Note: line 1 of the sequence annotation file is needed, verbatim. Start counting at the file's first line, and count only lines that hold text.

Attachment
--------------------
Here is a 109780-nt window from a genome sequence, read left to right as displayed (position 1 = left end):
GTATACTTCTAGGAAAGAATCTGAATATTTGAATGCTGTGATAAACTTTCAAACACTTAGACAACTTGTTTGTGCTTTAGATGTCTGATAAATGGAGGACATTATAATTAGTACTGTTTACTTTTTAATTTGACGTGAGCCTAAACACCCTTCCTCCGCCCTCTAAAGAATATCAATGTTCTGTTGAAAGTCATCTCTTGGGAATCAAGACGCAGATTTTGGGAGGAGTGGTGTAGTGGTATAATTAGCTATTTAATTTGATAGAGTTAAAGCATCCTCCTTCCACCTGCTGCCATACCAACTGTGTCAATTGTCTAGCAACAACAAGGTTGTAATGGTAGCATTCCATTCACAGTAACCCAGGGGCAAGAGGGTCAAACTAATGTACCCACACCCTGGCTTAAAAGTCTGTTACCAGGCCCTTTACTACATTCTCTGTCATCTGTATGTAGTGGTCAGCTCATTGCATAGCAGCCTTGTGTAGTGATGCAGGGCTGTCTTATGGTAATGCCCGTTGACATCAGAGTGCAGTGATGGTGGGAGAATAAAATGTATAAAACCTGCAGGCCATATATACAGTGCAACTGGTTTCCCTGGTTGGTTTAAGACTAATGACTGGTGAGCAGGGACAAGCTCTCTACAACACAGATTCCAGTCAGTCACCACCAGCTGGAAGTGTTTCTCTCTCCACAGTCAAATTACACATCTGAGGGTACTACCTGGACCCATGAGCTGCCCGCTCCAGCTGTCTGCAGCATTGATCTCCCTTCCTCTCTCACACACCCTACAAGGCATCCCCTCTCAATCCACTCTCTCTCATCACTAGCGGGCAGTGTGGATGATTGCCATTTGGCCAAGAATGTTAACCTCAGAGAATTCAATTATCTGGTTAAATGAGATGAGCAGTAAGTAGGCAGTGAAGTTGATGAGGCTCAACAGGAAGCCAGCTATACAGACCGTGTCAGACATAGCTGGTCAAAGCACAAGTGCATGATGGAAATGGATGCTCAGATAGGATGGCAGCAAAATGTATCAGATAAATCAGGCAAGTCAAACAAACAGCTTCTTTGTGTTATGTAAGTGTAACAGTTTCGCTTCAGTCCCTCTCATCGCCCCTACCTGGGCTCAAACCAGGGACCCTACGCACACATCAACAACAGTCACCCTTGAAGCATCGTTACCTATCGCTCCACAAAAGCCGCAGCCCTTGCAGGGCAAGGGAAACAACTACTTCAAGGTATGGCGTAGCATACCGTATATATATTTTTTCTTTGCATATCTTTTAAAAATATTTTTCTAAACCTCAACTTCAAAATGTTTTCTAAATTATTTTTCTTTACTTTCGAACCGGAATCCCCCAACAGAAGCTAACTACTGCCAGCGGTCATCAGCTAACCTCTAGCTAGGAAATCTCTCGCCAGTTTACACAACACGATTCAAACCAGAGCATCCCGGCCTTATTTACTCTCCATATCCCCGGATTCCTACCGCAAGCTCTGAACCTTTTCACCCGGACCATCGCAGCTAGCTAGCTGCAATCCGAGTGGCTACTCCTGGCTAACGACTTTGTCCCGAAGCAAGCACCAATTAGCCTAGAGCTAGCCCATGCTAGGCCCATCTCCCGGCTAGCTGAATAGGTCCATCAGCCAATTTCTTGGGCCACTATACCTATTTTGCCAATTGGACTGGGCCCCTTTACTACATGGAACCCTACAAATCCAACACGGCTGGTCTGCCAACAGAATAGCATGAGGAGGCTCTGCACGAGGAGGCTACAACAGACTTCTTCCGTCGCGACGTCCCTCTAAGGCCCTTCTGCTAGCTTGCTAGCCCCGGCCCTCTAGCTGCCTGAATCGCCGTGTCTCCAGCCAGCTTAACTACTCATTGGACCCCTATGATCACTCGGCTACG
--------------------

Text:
Here is a 109780-nt window from a genome sequence, read left to right as displayed (position 1 = left end):